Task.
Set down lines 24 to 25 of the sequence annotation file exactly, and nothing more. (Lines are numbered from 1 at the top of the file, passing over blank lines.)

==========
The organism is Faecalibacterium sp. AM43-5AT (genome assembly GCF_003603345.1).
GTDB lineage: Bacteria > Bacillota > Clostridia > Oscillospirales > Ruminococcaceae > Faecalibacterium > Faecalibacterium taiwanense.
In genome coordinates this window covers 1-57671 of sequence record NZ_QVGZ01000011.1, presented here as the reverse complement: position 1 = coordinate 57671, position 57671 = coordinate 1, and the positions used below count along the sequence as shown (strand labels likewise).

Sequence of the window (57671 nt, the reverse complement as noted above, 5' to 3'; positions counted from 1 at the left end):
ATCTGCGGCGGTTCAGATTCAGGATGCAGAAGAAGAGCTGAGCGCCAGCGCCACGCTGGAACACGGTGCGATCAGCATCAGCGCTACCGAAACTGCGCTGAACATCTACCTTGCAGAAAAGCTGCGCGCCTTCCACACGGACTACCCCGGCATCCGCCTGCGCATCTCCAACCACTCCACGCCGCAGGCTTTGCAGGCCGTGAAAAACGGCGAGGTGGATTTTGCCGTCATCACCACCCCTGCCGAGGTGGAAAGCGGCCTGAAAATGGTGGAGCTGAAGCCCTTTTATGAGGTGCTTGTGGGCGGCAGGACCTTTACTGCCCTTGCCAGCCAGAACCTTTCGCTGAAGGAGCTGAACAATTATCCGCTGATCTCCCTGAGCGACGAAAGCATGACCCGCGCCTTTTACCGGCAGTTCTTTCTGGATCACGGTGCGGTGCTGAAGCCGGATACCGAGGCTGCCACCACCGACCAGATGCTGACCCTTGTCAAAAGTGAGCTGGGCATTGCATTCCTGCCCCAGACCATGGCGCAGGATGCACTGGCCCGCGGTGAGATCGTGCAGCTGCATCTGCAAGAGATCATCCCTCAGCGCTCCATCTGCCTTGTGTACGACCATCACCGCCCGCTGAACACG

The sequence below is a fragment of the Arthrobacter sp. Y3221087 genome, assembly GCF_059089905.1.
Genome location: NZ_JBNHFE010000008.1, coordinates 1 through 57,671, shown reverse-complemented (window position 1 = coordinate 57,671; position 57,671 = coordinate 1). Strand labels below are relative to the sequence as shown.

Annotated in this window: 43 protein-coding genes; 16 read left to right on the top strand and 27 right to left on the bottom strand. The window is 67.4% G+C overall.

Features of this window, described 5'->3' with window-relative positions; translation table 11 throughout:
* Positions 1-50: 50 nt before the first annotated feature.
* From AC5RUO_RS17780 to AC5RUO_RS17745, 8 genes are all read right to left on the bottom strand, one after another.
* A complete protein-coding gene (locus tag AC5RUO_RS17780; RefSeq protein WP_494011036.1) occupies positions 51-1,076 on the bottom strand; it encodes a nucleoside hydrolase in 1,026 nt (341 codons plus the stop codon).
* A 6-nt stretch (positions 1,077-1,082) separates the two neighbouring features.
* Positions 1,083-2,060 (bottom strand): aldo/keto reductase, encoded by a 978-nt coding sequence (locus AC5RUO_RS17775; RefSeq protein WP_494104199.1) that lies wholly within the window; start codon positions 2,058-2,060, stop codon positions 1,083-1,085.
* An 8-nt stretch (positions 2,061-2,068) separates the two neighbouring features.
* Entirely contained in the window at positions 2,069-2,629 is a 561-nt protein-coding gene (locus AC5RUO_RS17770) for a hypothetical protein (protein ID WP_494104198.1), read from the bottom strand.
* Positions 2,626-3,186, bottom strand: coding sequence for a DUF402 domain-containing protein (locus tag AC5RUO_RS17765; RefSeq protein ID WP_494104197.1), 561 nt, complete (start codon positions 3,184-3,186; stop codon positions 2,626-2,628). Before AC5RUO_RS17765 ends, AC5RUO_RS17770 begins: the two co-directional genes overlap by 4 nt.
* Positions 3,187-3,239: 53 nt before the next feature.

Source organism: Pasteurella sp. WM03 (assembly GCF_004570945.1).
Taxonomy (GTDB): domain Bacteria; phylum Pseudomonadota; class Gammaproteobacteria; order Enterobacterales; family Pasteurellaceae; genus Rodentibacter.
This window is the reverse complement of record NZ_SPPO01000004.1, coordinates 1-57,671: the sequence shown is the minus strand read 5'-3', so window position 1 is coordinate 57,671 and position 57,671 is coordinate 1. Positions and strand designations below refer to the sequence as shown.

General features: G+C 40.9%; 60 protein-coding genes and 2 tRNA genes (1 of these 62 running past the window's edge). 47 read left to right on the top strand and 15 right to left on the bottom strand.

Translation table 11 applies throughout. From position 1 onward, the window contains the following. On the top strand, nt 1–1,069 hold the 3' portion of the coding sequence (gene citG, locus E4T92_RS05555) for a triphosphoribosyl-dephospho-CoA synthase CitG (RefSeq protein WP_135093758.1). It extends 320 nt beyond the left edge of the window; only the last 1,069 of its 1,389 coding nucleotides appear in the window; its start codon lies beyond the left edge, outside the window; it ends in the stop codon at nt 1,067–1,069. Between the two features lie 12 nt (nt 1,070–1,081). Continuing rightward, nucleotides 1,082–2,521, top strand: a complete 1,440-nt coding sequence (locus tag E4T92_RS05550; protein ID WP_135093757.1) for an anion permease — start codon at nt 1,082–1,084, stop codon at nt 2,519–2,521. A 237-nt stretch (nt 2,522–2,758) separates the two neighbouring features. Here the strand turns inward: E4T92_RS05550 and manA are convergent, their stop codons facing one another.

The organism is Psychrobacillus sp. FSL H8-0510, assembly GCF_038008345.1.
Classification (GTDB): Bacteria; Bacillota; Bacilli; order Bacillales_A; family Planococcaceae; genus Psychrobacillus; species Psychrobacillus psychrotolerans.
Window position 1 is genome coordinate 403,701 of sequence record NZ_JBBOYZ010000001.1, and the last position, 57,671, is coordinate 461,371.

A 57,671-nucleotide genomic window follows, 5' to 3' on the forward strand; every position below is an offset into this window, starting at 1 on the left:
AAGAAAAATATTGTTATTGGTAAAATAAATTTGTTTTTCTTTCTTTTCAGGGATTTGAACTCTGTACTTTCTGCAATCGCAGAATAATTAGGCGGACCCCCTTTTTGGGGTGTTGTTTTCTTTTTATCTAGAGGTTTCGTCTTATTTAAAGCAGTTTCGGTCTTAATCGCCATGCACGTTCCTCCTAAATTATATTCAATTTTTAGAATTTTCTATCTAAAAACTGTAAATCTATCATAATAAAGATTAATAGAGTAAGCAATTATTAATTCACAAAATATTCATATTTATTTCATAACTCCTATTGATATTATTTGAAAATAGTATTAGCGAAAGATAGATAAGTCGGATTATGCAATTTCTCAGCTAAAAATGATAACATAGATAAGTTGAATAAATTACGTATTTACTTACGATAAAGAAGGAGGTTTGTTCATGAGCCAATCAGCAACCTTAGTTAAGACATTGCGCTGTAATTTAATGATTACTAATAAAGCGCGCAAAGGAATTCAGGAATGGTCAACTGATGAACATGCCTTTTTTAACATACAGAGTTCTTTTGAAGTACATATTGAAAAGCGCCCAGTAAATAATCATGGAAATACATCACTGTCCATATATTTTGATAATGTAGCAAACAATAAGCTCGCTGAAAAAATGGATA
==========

The organism is Psychrobacillus sp. FSL H8-0510, assembly GCF_038008345.1.
Classification (GTDB): Bacteria; Bacillota; Bacilli; order Bacillales_A; family Planococcaceae; genus Psychrobacillus; species Psychrobacillus psychrotolerans.